The subsequent C toner image and K toner image are formed in a similar manner and transferred over the intermediate transfer belt 37 at the primary transfer nip. When four-color toner image is formed on the intermediate transfer belt 37 through overlapping of four colors, the entire transfer unit 20 is pulled leftward in FIG. 10, separating the intermediate transfer belt 37 from the photoconductive belt 81 and causing the intermediate transfer belt 37 to abut on the secondary transfer roller 38. In synchronism with the entry of the four-color toner image on the intermediate transfer belt 37 to the secondary transfer nip formed by the abutment, the transfer sheet P is fed toward the secondary transfer nip from a pair of the resisting rollers 52. The four-color toner image on the intermediate transfer belt 37 is then transferred on the transfer sheet P as the secondary-transfer at a time, yielding a full color image.

When the trailing ends of the four-color toner image on the intermediate transfer belt 37 passes the position facing the belt cleaning unit 35 after the entire transfer unit 20 has been pulled leftward in FIG. 10 to form the secondary transfer nip, the transfer unit 20 causes the belt cleaning unit 35 to contact the intermediate transfer belt 37. The transfer residual toners remaining untransferred on the transfer sheet P at the secondary transfer nip are then cleaned off the intermediate transfer belt 37.

The printer in the second modification can permit sheet feeding from a manual tray 53 instead of sheet feeding from the sheet feeding cassette 50.

The photoconductive belt 81 of the photosensitive element unit 80 as the belt driving unit, like the sheet feeding belt of the printer according to the embodiment, has a plurality of marks laid at predetermined pitches in the direction of circumference. A protection layer of a transparent material is coated on the marks. A mark detection sensor 89 constituted by a reflective photosensor is laid inside the loop of the photoconductiove belt 81. The mark detection sensor 89 detects the marks provided at the back of the photoconductive belt 81, and sends their detection signals to the controller (not shown). The controller detects a change in the speed of the photoconductive belt 81 based on the intervals of the detection signals sent from the mark detection sensor 89 of the photosensitive element unit 80. When a change in speed is detected, the controller changes the drive speed of the photoconductive belt 81, so that the speed approaches the target value. This stabilizes the running speed of the photoconductive belt 81.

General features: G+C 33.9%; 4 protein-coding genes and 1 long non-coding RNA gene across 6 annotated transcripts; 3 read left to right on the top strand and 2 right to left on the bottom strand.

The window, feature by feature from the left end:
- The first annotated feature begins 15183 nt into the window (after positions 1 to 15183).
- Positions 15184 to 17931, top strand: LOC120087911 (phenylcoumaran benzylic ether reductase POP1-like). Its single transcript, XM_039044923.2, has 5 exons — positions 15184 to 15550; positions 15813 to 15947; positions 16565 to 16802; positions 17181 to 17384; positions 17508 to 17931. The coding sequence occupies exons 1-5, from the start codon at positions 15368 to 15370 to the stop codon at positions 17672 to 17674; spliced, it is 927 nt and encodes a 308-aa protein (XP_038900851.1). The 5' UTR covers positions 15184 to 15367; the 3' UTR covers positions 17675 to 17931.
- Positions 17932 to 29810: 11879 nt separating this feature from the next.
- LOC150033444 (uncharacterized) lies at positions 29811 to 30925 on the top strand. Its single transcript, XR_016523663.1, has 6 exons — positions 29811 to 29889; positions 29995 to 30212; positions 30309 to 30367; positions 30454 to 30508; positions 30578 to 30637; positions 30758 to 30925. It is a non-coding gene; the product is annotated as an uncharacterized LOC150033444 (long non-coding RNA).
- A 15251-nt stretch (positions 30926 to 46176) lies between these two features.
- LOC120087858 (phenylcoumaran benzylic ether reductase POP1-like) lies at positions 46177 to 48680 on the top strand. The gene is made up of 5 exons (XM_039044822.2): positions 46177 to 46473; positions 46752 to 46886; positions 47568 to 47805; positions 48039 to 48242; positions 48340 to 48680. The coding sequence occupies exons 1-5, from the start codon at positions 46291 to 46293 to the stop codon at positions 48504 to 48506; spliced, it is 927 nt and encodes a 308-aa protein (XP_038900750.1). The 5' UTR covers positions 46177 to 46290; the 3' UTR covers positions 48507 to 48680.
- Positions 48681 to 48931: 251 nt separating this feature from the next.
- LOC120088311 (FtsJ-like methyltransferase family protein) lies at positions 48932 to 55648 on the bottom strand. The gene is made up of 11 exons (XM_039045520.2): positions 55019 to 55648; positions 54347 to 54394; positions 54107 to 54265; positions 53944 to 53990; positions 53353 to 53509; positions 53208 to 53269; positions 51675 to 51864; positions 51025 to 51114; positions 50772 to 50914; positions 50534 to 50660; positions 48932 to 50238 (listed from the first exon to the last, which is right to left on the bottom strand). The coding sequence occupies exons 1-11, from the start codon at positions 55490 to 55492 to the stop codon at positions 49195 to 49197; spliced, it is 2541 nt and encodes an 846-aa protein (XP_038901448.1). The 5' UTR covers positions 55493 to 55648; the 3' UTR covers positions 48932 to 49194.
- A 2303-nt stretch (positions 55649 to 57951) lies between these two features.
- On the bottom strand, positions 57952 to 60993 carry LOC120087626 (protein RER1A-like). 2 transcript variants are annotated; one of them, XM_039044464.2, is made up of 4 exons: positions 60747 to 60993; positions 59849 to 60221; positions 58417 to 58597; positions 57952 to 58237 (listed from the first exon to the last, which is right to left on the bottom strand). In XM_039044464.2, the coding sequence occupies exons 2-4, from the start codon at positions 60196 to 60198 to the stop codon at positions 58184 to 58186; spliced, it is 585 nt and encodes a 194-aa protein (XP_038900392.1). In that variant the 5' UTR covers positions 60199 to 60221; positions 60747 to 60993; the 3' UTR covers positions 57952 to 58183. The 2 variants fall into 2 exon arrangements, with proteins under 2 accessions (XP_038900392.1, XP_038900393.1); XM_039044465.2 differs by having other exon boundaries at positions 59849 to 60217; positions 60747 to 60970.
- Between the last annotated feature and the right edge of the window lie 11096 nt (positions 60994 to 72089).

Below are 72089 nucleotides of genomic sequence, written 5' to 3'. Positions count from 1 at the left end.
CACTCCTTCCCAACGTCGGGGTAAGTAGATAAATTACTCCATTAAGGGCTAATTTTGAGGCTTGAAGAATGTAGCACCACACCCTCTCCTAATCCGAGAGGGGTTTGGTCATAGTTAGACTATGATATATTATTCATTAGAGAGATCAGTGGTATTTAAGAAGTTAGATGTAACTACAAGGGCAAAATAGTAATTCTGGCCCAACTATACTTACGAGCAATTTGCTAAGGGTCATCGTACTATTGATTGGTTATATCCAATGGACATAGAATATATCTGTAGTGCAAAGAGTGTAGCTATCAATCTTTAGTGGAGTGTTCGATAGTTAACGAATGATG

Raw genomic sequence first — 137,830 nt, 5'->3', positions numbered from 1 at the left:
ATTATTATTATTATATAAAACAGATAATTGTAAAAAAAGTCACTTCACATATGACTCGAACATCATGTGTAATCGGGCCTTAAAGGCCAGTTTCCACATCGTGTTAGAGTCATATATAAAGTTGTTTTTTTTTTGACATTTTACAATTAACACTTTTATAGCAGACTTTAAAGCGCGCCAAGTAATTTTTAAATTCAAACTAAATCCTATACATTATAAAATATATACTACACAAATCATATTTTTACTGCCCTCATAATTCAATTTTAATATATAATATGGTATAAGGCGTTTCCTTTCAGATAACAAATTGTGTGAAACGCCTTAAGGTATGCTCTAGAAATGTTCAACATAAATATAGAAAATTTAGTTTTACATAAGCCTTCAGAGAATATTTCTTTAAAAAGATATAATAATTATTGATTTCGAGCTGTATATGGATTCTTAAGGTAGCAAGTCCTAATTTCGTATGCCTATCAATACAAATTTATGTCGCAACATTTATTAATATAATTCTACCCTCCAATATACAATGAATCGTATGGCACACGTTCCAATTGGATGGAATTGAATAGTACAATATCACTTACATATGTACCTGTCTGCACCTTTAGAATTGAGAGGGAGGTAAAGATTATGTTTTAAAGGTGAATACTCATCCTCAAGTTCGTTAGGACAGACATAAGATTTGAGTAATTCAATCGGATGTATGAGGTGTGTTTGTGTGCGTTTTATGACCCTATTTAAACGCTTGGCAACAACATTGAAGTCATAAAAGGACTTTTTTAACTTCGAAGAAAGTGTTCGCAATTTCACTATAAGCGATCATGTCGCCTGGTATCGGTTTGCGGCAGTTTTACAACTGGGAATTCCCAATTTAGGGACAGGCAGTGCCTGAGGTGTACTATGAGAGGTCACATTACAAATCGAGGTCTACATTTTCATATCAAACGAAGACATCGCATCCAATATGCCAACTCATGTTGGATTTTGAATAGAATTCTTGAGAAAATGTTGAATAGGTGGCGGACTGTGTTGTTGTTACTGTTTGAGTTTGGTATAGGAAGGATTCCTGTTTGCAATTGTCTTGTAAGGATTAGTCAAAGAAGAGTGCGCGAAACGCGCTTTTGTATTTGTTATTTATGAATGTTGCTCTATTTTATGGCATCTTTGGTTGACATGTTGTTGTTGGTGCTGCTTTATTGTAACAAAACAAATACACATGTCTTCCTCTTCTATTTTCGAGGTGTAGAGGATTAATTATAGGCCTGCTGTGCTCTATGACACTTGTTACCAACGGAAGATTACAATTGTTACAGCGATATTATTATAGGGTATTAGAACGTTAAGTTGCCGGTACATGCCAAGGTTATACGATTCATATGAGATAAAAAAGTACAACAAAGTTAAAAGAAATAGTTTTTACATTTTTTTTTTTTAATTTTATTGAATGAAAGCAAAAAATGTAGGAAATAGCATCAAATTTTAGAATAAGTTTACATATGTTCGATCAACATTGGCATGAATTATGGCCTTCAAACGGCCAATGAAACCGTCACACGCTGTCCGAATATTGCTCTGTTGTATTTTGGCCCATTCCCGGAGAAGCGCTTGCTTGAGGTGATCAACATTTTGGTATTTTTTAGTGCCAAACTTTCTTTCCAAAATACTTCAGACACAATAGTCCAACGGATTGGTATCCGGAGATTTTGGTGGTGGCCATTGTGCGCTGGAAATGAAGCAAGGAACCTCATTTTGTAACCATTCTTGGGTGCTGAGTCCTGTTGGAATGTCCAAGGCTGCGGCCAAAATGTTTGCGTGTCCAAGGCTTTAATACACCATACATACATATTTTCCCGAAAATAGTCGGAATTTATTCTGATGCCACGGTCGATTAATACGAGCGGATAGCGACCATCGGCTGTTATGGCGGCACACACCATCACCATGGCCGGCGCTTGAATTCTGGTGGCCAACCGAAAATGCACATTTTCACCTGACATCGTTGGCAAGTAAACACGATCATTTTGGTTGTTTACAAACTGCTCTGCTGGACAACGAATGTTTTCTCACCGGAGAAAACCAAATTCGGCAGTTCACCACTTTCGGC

FIG. 11 is a schematic of a third modification of the printer. FIG. 12 is an enlarged view of the first process unit for Y in the third modification. As shown in FIG. 11, the printer in the third modification includes four first process units 106Y, 106M, 106C, and 106K, which have the same structure except for the color of toners to be used. The first process units 106Y, 106M, 106C, and 106K are replaced when their service lives are reached. The first process unit 106Y, taken as an example, includes a drum-like photosensitive element 101Y, a drum cleaning unit 102Y, a deelectrifying unit 103Y, a uniform charger 104Y, and a developing device 105Y. The uniform charger 104Y uniformly charges the front side of the photosensitive element 101Y, which is rotated clockwise in FIG. 11 by a driving unit (not shown). The front side of the photosensitive element 101Y is exposed and scanned with a laser beam L and holds an electrostatic latent image for Y. The electrostatic latent image for Y is developed into a Y toner image by the developing device 105Y using a Y developer. The developed Y toner image is then transferred, as the primary transfer, onto a first intermediate transfer belt 108 to be described later. The drum cleaning unit 102Y removes toners remaining on the front side of the photosensitive element 101Y after the primary transfer step. The deelectrifying unit 103Y deelectrifies residual charges on the photosensitive element 101Y after cleaning. The delectrification initializes the front side of the photosensitive element 101Y to be ready for next image formation. In the other first process units 106M, 106C, and 106K, likewise, M, C, and K toner images are formed on the respective photosensitive elements 101M, 101C, and 101K, and are transferred as the primary transfer onto first intermediate transfer belt 108.

As shown in FIG. 11, a first optical writing unit 107 is placed below the first process units 106Y, 106M, 106C, and 106K in FIG. 11, and an image data processing apparatus E1 is located below the first optical writing unit 107. The image data processing apparatus E1 generates an exposure scanning control signal based on an image information signal sent from a personal computer or the like, and sends the exposure scanning control signal to the first optical writing unit 107. The first optical writing unit 107 generates the laser beam L based on the exposure scanning control signal and irradiates the laser beam L onto the photosensitive elements of the first process units 106Y, 106M, 106C, and 106K. Electrostatic latent images for Y, M, C, and K are formed on the photosensitive elements 101Y, 101M, 101C, and 101K that have been exposed with the irradiation.